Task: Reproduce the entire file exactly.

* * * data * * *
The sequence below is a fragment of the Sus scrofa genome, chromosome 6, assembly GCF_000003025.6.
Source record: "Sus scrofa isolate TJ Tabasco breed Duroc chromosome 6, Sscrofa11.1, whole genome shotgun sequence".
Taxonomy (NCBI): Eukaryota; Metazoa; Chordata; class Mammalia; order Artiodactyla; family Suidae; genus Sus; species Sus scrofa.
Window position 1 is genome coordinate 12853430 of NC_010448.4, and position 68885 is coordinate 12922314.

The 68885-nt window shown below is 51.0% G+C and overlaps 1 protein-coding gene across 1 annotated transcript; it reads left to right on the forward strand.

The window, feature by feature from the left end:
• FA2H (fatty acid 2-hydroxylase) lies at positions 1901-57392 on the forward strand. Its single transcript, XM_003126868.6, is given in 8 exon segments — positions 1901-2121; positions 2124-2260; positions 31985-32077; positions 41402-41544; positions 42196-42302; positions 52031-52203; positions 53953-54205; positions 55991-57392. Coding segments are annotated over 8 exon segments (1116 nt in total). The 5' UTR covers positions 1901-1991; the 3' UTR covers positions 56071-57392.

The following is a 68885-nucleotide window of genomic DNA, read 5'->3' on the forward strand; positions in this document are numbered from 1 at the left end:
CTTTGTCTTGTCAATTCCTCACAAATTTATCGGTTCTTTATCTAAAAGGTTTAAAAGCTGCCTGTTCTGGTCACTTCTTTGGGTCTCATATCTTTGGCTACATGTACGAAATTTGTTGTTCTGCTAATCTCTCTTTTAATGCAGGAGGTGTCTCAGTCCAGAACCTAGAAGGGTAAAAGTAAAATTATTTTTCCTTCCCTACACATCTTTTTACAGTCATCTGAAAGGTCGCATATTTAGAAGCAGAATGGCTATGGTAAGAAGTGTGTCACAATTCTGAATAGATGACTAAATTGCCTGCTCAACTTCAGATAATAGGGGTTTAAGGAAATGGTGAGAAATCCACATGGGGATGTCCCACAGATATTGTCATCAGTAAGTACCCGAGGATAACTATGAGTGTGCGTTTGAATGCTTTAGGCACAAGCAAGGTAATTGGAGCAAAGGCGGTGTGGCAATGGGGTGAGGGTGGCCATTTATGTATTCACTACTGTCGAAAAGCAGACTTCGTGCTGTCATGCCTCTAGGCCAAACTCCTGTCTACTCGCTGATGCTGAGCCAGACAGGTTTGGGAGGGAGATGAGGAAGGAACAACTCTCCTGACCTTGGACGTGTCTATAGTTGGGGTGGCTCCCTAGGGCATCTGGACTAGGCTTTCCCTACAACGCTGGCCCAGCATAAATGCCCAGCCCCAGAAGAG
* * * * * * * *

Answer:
The sequence below is a fragment of the Sus scrofa genome, chromosome 6, assembly GCF_000003025.6.
Source record: "Sus scrofa isolate TJ Tabasco breed Duroc chromosome 6, Sscrofa11.1, whole genome shotgun sequence".
Taxonomy (NCBI): Eukaryota; Metazoa; Chordata; class Mammalia; order Artiodactyla; family Suidae; genus Sus; species Sus scrofa.
Window position 1 is genome coordinate 12853430 of NC_010448.4, and position 68885 is coordinate 12922314.

The 68885-nt window shown below is 51.0% G+C and overlaps 1 protein-coding gene across 1 annotated transcript; it reads left to right on the forward strand.

The window, feature by feature from the left end:
• FA2H (fatty acid 2-hydroxylase) lies at positions 1901-57392 on the forward strand. Its single transcript, XM_003126868.6, is given in 8 exon segments — positions 1901-2121; positions 2124-2260; positions 31985-32077; positions 41402-41544; positions 42196-42302; positions 52031-52203; positions 53953-54205; positions 55991-57392. Coding segments are annotated over 8 exon segments (1116 nt in total). The 5' UTR covers positions 1901-1991; the 3' UTR covers positions 56071-57392.

The following is a 68885-nucleotide window of genomic DNA, read 5'->3' on the forward strand; positions in this document are numbered from 1 at the left end:
CTTTGTCTTGTCAATTCCTCACAAATTTATCGGTTCTTTATCTAAAAGGTTTAAAAGCTGCCTGTTCTGGTCACTTCTTTGGGTCTCATATCTTTGGCTACATGTACGAAATTTGTTGTTCTGCTAATCTCTCTTTTAATGCAGGAGGTGTCTCAGTCCAGAACCTAGAAGGGTAAAAGTAAAATTATTTTTCCTTCCCTACACATCTTTTTACAGTCATCTGAAAGGTCGCATATTTAGAAGCAGAATGGCTATGGTAAGAAGTGTGTCACAATTCTGAATAGATGACTAAATTGCCTGCTCAACTTCAGATAATAGGGGTTTAAGGAAATGGTGAGAAATCCACATGGGGATGTCCCACAGATATTGTCATCAGTAAGTACCCGAGGATAACTATGAGTGTGCGTTTGAATGCTTTAGGCACAAGCAAGGTAATTGGAGCAAAGGCGGTGTGGCAATGGGGTGAGGGTGGCCATTTATGTATTCACTACTGTCGAAAAGCAGACTTCGTGCTGTCATGCCTCTAGGCCAAACTCCTGTCTACTCGCTGATGCTGAGCCAGACAGGTTTGGGAGGGAGATGAGGAAGGAACAACTCTCCTGACCTTGGACGTGTCTATAGTTGGGGTGGCTCCCTAGGGCATCTGGACTAGGCTTTCCCTACAACGCTGGCCCAGCATAAATGCCCAGCCCCAGAAGAG